Advertisement

China’s Bottom Line and Incentives for a Peaceful Solution

  • Suisheng Zhao
Part of the St Antony’s Series book series

Abstract

China will not allow Taiwan to become an independent state with sovereignty in the community of nation-states. This is the bottom line determined by the sentiments of Chinese nationalism. However, it has been continuously making adjustment in the strategy for reaching the ultimate goal of national reunification. From this perspective, one may also argue that Beijing’s bottom line is a dynamic one and the driving force behind Beijing’s Taiwan policy has not been static. While Mao Zedong was determined to take over Taiwan by force, Deng Xiaoping designed a peaceful offence strategy with the belief that increasing economic and cultural exchanges would eventually lead to political integration. After the rapid decay of communist ideology in the post-Cold War era, legitimacy crisis has become a grave concern of Deng and his successor Jiang Zemin. In the search for a means of dealing with the declining faith in communism and the lack of confidence in the communist system, the post-Mao leadership rediscovered the utility of nationalism, which has remained the bedrock of political belief shared by most Chinese people, including many of the communist regime’s critics. The post-Mao leadership quickly re-positioned itself as the representative of Chinese national interest and the defender of Chinese national pride against Western pressure and sanction.

Keywords

Taiwan Issue Legislative Yuan Chinese Nationalism Coercive Strategy Peaceful Offensive 
These keywords were added by machine and not by the authors. This process is experimental and the keywords may be updated as the learning algorithm improves.

Preview

Unable to display preview. Download preview PDF.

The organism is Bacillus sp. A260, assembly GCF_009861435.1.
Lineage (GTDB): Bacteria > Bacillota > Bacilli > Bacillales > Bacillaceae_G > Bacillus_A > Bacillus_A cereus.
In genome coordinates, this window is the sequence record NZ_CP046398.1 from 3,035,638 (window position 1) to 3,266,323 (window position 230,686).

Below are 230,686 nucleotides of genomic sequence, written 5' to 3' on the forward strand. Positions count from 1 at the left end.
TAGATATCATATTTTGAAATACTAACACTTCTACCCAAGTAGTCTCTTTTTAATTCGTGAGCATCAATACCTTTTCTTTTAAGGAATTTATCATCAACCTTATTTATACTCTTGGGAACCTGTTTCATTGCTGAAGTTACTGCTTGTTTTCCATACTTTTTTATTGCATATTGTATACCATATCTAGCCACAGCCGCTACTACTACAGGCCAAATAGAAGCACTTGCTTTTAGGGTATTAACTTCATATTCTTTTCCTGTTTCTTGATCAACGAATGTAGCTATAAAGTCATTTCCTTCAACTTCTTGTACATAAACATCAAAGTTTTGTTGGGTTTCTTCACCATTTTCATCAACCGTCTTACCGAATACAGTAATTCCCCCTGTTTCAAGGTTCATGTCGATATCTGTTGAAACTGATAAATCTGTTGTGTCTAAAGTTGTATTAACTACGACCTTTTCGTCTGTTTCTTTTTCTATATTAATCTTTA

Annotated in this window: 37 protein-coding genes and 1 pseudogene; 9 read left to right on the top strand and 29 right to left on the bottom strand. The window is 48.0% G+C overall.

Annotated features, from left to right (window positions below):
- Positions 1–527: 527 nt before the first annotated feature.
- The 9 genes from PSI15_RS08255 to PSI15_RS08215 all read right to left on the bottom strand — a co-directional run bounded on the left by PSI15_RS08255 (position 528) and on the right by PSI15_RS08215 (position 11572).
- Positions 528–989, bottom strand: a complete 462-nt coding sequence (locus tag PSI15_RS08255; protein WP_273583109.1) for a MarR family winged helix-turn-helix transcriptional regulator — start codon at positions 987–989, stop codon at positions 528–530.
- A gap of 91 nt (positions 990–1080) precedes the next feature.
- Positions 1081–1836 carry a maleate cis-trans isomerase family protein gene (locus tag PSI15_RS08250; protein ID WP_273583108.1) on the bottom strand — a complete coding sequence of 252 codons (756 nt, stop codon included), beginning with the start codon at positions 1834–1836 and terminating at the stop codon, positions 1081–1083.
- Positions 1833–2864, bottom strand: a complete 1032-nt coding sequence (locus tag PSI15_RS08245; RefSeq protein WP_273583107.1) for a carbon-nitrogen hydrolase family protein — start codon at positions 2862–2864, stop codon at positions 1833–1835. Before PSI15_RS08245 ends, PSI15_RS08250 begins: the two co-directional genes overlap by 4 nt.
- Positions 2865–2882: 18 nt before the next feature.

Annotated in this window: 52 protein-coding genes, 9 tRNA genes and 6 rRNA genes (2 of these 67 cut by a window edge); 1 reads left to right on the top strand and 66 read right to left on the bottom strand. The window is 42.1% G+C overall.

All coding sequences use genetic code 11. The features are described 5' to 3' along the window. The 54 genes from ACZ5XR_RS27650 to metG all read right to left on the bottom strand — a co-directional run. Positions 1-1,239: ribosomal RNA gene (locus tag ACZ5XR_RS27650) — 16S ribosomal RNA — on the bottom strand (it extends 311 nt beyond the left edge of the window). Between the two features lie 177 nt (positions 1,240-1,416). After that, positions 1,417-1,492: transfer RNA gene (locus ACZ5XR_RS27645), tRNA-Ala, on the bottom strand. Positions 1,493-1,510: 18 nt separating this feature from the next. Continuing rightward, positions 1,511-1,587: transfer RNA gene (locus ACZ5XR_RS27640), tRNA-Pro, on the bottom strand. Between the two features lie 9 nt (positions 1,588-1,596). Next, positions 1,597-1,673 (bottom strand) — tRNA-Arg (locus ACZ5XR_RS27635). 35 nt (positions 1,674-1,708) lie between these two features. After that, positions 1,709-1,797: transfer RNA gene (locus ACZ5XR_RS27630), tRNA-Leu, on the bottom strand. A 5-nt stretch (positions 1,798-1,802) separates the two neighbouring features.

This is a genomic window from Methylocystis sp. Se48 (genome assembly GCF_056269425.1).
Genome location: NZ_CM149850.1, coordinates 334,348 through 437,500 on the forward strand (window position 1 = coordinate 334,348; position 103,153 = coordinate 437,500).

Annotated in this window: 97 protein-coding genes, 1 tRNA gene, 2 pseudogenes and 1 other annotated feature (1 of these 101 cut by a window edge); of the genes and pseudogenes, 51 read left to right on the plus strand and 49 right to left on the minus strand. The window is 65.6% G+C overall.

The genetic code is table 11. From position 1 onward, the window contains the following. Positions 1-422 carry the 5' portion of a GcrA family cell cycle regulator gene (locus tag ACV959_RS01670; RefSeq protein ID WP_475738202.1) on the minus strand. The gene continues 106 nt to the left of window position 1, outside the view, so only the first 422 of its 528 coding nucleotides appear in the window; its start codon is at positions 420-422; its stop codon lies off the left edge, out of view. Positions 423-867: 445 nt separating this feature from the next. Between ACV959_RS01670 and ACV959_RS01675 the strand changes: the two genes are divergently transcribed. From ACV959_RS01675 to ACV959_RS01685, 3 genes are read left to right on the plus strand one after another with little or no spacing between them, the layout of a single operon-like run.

Unable to display preview. Download preview PDF.

Notes

  1. 4.
    Li Jiaquan, ‘Lee’s U.S. Visit Defies Agreement’, Beijing Review, 38, no. 26 (26 June-2 July 1995), 19–20.Google Scholar
  2. 5.
    For views on the improvement of the relationship across the Taiwan strait prior to the 1995–96 crisis, see, for example, Tse-kand Leng, The Taiwan-China Connection: Democracy and Development Across the Taiwan Strait (Boulder, CO: Westview Press, 1996);Google Scholar
  3. Ralph N. Clough, Reaching Across the Taiwan Strait: People-to-People Diplomacy (Boulder, CO: Westview Press, 1993);Google Scholar
  4. Jane Khanna (ed)., Southern China, Hong Kong, and Taiwan: Evolution of a Subregional Economy (Washington DC: The Centre for Strategic & International Studies, 1995);Google Scholar
  5. and David Shambaugh (ed.), Greater China: The Next Superpower? (Oxford: Oxford University Press, 1995).Google Scholar
  6. 6.
    For the 1995–96 crisis, see Suisheng Zhao (ed.), Across the Taiwan Strait: Mainland China, Taiwan, and the 1995–96 Crisis (New York: Routlege, 1999).Google Scholar
  7. 7.
    Avery Goldstein, ‘How to Deal with China’, Foreign Policy Research Institute E-Notes (fpri@fpri.org), 1 Mar. 1999.Google Scholar
  8. 10.
    Alexander George, ‘Introduction: The Limits of Coercive Diplomacy’, in Alexander L. George and William E. Simons (eds), The Limits of Coercive Diplomacy (Boulder, Colo.: Westview Press, 1994), 2.Google Scholar
  9. 41.
    You Ji, ‘Making Sense of War Games in the Taiwan Strait’, Journal of Contemporary China, no. 15 (Mar. 1997), 300.Google Scholar

Copyright information

© Palgrave Macmillan, a division of Macmillan Publishers Limited 2004

Authors and Affiliations

  • Suisheng Zhao

There are no affiliations available

Personalised recommendations